This is the third in a short series of posts on a great new book by Howard Rheingold: “Net Smart”. I recommended you find time to read this fascinating volume yourself (see link below) but if you can’t find the time, these posts summarise the main themes: this week: Crap Detection.
How to find what you need to know, & how to decide if it’s true
This heading sums up Rheingold’s purpose in teaching us online crap detection skills.
He makes the point that historically it was the writer’s duty to make sure that information was correct – just think of all the fact checkers that work for the major US newspaper and TV outlets – but that now it’s up to those of us reading information online to exercise “due diligence.”
I find Channel 4’s FactCheck Blog a great source for drilling down into the claims made by politicians, in particular.
In an entertaining journey through famous hoax websites, Rheingold notes the range of misinformation:
the help save the endangered tree octopus site is mildly amusing but the one that claims to be an online pregnancy detector is more frightening – “fill in your name and press the Start Test button”
Some hoaxes run for a considerable length of time: The Gay Girl In Damascus blog was widely followed during the Syrian revolt only to be exposed as being written by an American man.
Rheingold’s central principle is that we have to use a combination of mind and machine – developing an intelligent, mindful approach to the Net while profiting from computer-powered information filters.
He calls this approach Infotention:
Infotention consists of three elements:
- Practising being mindful when online – when to pay total attention, when to allow yourself to click on hyperlinks and explore and when to have a complete break from email, Twitter and the Net
- Putting together intelligence dashboards using online filters from trusted sources
- Using social media to develop networks of people to discuss and test ideas and information
Rheingold sets out a clear strategy for testing the validity of online information.
Who is the author?
Be very sceptical of anonymous sites. Check out Easywhois (or other Whois sites), in 5 seconds you can find out who any domain name is registered to.
If the site is a .gov or .edu, you can turn up the credibility meter.
If the author provides a way to comment – and actually responds to your comments, this is also a positive sign.
If a site claims to be authoritative but is sloppily designed, be wary.
Be warned though, the opposite is not always true. Some sites dedicated to misinformation boast professional design levels.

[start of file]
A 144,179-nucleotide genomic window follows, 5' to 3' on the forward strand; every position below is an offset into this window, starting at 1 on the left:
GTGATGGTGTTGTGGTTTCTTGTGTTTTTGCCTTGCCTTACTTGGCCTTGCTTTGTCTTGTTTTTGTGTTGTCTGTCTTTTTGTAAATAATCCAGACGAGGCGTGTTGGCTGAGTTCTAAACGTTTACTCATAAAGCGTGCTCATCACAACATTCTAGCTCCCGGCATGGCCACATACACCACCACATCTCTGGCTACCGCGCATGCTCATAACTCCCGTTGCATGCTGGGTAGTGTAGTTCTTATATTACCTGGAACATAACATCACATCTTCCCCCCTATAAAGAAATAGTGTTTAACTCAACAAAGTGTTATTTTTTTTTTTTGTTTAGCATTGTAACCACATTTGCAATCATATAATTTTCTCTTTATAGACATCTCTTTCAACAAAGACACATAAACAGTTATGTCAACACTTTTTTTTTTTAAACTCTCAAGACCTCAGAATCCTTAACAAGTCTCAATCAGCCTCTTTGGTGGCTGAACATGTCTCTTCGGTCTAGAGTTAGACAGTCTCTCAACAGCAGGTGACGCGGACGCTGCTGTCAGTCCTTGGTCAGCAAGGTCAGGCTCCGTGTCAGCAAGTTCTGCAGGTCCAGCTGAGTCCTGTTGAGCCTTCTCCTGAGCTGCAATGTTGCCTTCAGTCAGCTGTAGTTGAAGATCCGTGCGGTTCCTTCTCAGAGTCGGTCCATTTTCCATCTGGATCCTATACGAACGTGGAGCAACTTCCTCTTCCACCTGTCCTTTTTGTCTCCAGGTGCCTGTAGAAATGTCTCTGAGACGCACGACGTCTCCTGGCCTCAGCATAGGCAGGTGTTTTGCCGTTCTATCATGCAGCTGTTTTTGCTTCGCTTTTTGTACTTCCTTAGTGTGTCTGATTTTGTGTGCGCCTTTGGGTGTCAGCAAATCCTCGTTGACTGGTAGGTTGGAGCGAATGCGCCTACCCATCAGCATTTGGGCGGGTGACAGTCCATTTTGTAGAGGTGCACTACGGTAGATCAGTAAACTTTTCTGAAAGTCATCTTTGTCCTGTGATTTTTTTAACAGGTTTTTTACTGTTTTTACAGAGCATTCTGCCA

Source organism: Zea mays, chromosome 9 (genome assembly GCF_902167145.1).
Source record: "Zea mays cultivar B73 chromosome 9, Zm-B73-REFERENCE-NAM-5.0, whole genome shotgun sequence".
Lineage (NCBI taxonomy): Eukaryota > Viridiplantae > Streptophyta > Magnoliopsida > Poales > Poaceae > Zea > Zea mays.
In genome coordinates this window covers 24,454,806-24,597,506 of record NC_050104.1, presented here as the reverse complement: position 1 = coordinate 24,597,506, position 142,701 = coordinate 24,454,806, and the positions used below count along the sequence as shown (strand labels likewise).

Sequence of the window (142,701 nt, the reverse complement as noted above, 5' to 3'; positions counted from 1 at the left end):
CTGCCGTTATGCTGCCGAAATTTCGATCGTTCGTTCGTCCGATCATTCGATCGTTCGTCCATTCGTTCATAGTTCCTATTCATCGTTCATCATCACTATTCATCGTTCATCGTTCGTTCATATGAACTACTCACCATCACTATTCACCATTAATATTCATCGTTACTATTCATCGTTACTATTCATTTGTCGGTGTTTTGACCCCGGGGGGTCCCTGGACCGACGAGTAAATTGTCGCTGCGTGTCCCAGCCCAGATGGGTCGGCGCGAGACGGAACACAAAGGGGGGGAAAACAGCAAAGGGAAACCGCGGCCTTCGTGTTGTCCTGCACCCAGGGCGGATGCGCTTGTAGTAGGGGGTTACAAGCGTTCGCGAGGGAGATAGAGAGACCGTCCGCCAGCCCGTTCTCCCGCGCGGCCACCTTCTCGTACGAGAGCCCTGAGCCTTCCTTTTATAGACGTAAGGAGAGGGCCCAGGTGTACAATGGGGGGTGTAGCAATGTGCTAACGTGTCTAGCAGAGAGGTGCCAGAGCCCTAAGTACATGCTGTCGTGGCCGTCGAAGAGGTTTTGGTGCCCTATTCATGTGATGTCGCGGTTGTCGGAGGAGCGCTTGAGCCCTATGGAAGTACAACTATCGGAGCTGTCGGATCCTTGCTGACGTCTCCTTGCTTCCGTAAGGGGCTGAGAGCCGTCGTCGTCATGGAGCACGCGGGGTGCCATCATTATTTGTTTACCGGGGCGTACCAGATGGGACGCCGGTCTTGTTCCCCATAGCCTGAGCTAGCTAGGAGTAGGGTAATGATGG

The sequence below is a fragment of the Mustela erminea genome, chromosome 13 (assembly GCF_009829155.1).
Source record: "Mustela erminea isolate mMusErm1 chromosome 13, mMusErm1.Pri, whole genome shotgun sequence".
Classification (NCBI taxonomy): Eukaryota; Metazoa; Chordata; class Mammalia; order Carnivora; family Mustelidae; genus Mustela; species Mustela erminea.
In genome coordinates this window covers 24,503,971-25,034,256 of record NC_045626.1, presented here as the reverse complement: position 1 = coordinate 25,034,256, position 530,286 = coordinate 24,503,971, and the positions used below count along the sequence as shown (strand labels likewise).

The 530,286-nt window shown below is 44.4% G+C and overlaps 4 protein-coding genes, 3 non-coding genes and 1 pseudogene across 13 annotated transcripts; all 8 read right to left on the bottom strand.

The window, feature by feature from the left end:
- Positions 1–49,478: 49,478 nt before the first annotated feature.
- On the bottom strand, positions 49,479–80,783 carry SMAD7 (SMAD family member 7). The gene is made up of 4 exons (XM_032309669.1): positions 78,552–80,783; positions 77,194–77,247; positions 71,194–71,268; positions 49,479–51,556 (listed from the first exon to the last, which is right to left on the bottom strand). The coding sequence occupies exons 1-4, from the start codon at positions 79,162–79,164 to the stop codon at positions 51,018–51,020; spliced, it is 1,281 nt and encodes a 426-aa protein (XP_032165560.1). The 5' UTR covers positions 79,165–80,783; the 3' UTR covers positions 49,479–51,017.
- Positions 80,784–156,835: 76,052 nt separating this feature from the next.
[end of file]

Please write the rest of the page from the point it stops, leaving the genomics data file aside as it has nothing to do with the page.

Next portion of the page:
What are the author’s sources?
Depending on the type of material, check out the author’s sources. If I blog about re-offending rates, I will link direct to the online data, rather than summarise it in the text.
Researchers and journalists routinely use triangulation techniques – checking out findings or stories by looking at three different, credible sources.
When you do this, especially if you are trying to run down a story on Twitter, don’t be taken in by lots of people re-Tweeting the same original, inaccurate or mischievous Tweet.
Don’t trust the search engines
Rheingold cautions that many of us seem to put greater credence in a website because it came up in a Google search. Search engines are generally not discriminating, they merely match search terms and return what is on the web, just because something’s popular, doesn’t mean it’s accurate.
He provides a great tutorial on how to maximise the chances of search engines finding what you are after including one tip I found particularly helpful:
“When investigating a topic, I often add the words “critique” or “criticism” to my search query in order to find contrary or skeptical opinions.
We all need
I’d like to end with a case close to my normal concerns in the world of criminal justice.
Plenty of police officers, trained to be sceptical, with professionally developed investigative skills friended this US man who set up a phone Facebook profile as a police officer.
If even police officers can be taken in, the rest of us can only take advantage of all the wonderful opportunities the Net gives us to access information and collaborate across the globe if we tune up our crap detection skills.
Next weeks’s post explores the Power of Participation.